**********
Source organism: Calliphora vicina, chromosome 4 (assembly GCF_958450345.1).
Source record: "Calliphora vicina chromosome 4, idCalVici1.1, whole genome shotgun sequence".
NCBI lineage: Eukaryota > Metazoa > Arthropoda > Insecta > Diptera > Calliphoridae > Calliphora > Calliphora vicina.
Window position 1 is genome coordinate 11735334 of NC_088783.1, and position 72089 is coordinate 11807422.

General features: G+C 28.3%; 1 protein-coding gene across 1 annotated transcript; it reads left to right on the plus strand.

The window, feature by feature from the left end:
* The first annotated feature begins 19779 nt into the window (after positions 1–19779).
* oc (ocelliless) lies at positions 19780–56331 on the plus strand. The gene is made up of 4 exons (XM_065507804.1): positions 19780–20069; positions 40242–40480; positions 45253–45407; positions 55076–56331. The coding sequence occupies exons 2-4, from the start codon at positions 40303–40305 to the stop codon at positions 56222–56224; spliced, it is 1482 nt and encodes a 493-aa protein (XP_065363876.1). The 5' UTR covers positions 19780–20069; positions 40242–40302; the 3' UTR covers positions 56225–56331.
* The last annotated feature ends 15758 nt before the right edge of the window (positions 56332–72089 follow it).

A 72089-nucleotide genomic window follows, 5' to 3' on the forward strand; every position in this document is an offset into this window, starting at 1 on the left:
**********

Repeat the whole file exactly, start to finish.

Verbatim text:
Source organism: Calliphora vicina, chromosome 4 (assembly GCF_958450345.1).
Source record: "Calliphora vicina chromosome 4, idCalVici1.1, whole genome shotgun sequence".
NCBI lineage: Eukaryota > Metazoa > Arthropoda > Insecta > Diptera > Calliphoridae > Calliphora > Calliphora vicina.
Window position 1 is genome coordinate 11735334 of NC_088783.1, and position 72089 is coordinate 11807422.

General features: G+C 28.3%; 1 protein-coding gene across 1 annotated transcript; it reads left to right on the plus strand.

The window, feature by feature from the left end:
* The first annotated feature begins 19779 nt into the window (after positions 1–19779).
* oc (ocelliless) lies at positions 19780–56331 on the plus strand. The gene is made up of 4 exons (XM_065507804.1): positions 19780–20069; positions 40242–40480; positions 45253–45407; positions 55076–56331. The coding sequence occupies exons 2-4, from the start codon at positions 40303–40305 to the stop codon at positions 56222–56224; spliced, it is 1482 nt and encodes a 493-aa protein (XP_065363876.1). The 5' UTR covers positions 19780–20069; positions 40242–40302; the 3' UTR covers positions 56225–56331.
* The last annotated feature ends 15758 nt before the right edge of the window (positions 56332–72089 follow it).

A 72089-nucleotide genomic window follows, 5' to 3' on the forward strand; every position in this document is an offset into this window, starting at 1 on the left: